In honor of Black History Month, Mobile County Commissioner Merceria Ludgood has provided a grant to the Dora F. Finley African American Heritage Trail in Mobile — monies that will help fund docent-led tours for school children, senior citizens and non-profit organizations.
A press release from the county said the 41 established sites on the Trail give a powerful history of the significant contributions made by African-Americans to our community.“Each place becomes sacred because the people it represents become a narrative of the life, community and individuals of Mobile,” Ludgood said. “It’s a physical reminder of where we’ve been and where we’re going.”
Dr. Joycelyn Finley-Hervey, Vice President of the Trail’s Board of Directors said the trail continues to be “woven into the very tapestry of Mobile’s rich 314-year history” and is an example of the region’s “diverse cultural heritage.”
The Trail depicts a long and varied history of the people and events it commemorates from baseball Hall of Famer, “Hammerin” Hank Aaron as well as entrepreneurs and professionals, like the community’s first licensed African-American physician and surgeon, Dr. Thomas N. Harris.The trail also includes covers Mobile’s history of slavery, from John Ragland’s slave market to the nation’s last cargo of Africans that arrived in Mobile illegally aboard the Schooner Clotilde in 1860. The Trail describes the diversity of African-Americans who populated the area, from the early Creoles de Color to modern civil rights leaders.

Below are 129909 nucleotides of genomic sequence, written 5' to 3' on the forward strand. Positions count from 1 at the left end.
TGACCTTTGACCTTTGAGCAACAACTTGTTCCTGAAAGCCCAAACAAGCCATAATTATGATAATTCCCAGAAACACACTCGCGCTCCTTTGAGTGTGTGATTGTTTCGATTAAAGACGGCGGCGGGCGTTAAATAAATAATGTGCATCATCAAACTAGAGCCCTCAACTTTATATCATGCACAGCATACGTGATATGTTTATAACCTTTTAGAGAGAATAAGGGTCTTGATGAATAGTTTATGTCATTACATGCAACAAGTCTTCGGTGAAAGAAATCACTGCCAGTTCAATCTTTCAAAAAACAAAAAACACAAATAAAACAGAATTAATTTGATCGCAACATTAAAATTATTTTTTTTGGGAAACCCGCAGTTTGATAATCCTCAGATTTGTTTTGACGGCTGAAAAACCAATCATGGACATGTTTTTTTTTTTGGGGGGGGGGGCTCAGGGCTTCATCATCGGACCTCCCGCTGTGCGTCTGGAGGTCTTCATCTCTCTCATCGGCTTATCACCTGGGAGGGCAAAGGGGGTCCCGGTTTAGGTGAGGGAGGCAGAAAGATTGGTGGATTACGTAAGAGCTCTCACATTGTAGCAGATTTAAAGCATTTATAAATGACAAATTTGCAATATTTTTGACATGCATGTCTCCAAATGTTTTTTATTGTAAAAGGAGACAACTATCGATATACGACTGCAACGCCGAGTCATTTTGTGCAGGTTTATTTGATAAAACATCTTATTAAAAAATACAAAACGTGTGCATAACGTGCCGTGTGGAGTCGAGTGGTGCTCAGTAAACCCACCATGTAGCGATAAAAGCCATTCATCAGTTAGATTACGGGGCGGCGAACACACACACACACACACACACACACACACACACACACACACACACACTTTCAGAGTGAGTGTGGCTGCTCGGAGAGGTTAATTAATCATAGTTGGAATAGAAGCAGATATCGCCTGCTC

Set to celebrate its 10-year anniversary March 10, the trail and the history it commemorates were the passion of its namesake, the late Dora Franklin Finley, whose own ancestors were trailblazers in Mobile.
The tours are led by docents well-versed in Mobile’s history and are conducted either as driving or walking tours. To book a tour or for more information, visit the trail’s website.
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